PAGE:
MCN Blogs
David Poland

By David Poland poland@moviecitynews.com

DP/30: Anna Karenina, actor Keira Knightley

7 Responses to “DP/30: Anna Karenina, actor Keira Knightley”

  1. Lex says:

    LOOK AT HER. The world’s most perfect and CHARMING woman.

  2. NightTale says:

    I thought she was frighteningly good in Anna Karenina. It really takes a fearless actress to play such an unlikable/complex character. She deserves praise for playing such a role and I hope AMPAS gives her a second Oscar nomination.

  3. Not David Bordwell says:

    I would like to point out that she played an equally unlikable/complex character without fear in Cronenberg’s A DANGEROUS METHOD without all this effusive praise. She was already astonishing in that film, but now she gets the Oscar buzz? Perplexing.

  4. Actionman says:

    Sooooooo disgusted that AK hasn’t opened in my area. What are they doing with the release of this supposedly groundbreaking adaptation?

    She’s stunningly beautiful, and hugely talented, a rare combo. Have always been a massive fan. Domino POWER.

  5. Lex says:

    Anna Karenina is terrific, big Joe Wright fan, and Keira is one of my absolute favorites (and the only woman for whom I’d maybe take a pass on K-Stew), but quick stylistic question about AK:

    This is a minority opinion, but anyone else think its stylistic “audacity” is being maybe overstated? Reviews both pro- and con talk at length about its formalistic quirks, like the “staged” elements and going backstage, etc. Anyone else feel like those were kind of neither here nor there? Honestly, 95% of the movie seemed to play like a really good, invested, visceral period movie, and then every 25 minutes or so they’d break the fourth wall just a smidge, and you kinda go, “Okay, fine, going with it, whatever,” then it returns to the big epic movie that it is.

    Just everyone talking about how CRA-A-A-AZY Wright’s choice to do that is, but it’s hardly what I remember about the movie, and didn’t seem to add or detract in any real way. Honestly think a lot of casual viewers wouldn’t even notice it.

  6. Mike says:

    Lex, I haven’t seen AK, but I remember bits and pieces of Atonement in a similar way. I remember the weird score–which used the typewriter–and how I thought it was clever at first, but then overused. The same with the long uncut shot on the beach in Dunkirk. His flair for the dramatic feels too calculated sometimes, and adds little to the whole work.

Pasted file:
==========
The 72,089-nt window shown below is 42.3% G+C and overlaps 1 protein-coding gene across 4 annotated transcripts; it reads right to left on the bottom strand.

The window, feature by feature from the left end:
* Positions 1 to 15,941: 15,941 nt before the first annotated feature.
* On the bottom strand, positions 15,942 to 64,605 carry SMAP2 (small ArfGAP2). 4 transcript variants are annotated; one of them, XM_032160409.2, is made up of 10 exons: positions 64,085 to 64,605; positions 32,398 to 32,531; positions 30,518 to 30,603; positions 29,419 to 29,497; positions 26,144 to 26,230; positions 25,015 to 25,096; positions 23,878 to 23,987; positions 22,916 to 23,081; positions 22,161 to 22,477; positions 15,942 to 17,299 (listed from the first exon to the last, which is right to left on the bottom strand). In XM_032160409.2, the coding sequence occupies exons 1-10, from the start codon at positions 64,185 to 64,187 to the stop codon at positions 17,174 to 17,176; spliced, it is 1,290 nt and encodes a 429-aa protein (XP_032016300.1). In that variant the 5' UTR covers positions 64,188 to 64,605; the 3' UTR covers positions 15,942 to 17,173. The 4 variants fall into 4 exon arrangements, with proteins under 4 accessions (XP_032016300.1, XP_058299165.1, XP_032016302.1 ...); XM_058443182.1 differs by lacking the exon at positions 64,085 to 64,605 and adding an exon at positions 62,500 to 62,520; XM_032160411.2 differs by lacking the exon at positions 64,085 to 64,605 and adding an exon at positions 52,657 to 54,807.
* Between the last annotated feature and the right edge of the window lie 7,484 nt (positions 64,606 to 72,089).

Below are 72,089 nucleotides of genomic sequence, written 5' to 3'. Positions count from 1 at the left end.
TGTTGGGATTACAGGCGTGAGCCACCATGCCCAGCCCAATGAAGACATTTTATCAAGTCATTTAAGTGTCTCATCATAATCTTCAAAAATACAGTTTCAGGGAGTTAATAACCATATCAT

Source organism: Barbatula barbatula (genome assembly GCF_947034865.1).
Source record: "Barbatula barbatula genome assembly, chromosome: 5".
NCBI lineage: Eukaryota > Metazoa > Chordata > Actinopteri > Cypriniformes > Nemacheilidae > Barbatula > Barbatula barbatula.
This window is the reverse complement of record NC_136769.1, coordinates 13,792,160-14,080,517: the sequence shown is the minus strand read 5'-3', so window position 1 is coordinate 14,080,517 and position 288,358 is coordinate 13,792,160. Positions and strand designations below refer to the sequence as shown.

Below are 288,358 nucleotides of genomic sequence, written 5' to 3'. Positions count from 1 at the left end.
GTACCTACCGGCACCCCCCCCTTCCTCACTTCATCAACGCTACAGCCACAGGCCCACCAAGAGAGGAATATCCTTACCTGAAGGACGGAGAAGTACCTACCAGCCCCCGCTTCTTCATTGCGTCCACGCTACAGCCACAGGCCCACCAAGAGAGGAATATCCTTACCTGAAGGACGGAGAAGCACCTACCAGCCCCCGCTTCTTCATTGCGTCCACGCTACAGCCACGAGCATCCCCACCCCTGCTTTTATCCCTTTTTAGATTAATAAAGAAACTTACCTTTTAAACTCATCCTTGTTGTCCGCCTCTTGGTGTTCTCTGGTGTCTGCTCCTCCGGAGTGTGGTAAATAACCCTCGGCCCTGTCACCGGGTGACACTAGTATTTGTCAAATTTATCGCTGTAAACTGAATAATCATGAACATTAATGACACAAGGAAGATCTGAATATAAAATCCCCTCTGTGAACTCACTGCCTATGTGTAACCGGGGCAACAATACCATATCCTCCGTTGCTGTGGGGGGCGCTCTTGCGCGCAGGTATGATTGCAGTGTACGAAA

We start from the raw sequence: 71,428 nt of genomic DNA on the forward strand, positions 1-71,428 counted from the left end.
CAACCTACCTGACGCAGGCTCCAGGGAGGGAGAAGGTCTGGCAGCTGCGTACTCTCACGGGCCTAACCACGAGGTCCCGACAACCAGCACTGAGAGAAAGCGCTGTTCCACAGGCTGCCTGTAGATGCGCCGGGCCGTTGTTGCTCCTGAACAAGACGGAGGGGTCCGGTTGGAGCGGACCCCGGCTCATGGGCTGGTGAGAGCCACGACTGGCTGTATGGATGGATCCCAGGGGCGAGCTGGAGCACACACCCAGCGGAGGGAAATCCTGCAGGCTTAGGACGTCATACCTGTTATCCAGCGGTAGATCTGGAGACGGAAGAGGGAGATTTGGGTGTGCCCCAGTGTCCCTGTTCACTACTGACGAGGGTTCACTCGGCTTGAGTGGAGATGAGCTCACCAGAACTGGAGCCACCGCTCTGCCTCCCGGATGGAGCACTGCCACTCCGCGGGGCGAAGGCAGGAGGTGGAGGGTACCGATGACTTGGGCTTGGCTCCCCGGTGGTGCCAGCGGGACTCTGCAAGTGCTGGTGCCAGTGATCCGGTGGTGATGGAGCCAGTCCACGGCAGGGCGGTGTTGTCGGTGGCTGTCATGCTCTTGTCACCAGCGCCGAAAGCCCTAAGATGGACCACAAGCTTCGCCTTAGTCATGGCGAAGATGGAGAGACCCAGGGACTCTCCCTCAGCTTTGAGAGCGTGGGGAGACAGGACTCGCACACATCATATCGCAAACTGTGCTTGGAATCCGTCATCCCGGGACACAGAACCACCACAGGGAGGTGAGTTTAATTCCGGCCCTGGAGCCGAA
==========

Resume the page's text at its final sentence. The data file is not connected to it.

7. Actionman says:

    That shot at Dunkirk is a fucking marvel of filmmaking, and his one-take-fight with Bana in Hanna was supreme. Joe Wright feels like he came from the same school as Mendes.

Leave a Reply

DP/30

Quote Unquotesee all »

Julian Schnabel: Years ago, I was down there with my cousin’s wife Corky. She was wild — she wore makeup on her legs, and she had a streak in her hair like Yvonne De Carlo in “The Munsters.” She liked to paint. I had overalls on with just a T-shirt and looked like whatever. We were trying to buy a bunch of supplies with my cousin Jesse’s credit card. They looked at the credit card, and then they looked at us and thought maybe we stole the card, so they called Jesse up. He was a doctor who became the head of trauma at St. Vincent’s. They said, “There’s somebody here with this credit card and we want to know if it belongs to you.”

He said, “Well, does the woman have dyed blonde hair and fake eyelashes and look like she stepped out of the backstage of some kind of silent movie, and is she with some guy who has wild hair and is kind of dressed like a bum?”

“Yeah, that’s them.”

“Yeah, that’s my cousin and my wife. It’s okay, they can charge it on my card.”
~ Julian Schnabel Remembers NYC’s Now-Shuttered Pearl Paint

MB Cool. I was really interested in the aerial photography from Enter the Void and how one could understand that conceptually as a POV, while in fact it’s more of an objective view of the city where the story takes place. So it’s an objective and subjective camera at the same time. I know that you’re interested in Kubrick. We’ve talked about that in the past because it’s something that you and I have in common—

GN You’re obsessed with Kubrick, too.

MB Does he still occupy your mind or was he more of an early influence?

GN He was more of an early influence. Kubrick has been my idol my whole life, my own “god.” I was six or seven years old when I saw 2001: A Space Odyssey, and I never felt such cinematic ecstasy. Maybe that’s what brought me to direct movies, to try to compete with that “wizard of Oz” behind the film. So then, years later, I tried to do something in that direction, like many other directors tried to do their own, you know, homage or remake or parody or whatever of 2001. I don’t know if you ever had that movie in mind for your own projects. But in my case, I don’t think about 2001 anymore now. That film was my first “trip” ever. And then I tried my best to reproduce on screen what some drug trips are like. But it’s very hard. For sure, moving images are a better medium than words, but it’s still very far from the real experience. I read that Kubrick said about Lynch’s Eraserhead, that he wished he had made that movie because it was the film he had seen that came closest to the language of nightmares.

Matthew Barney and Gaspar Noé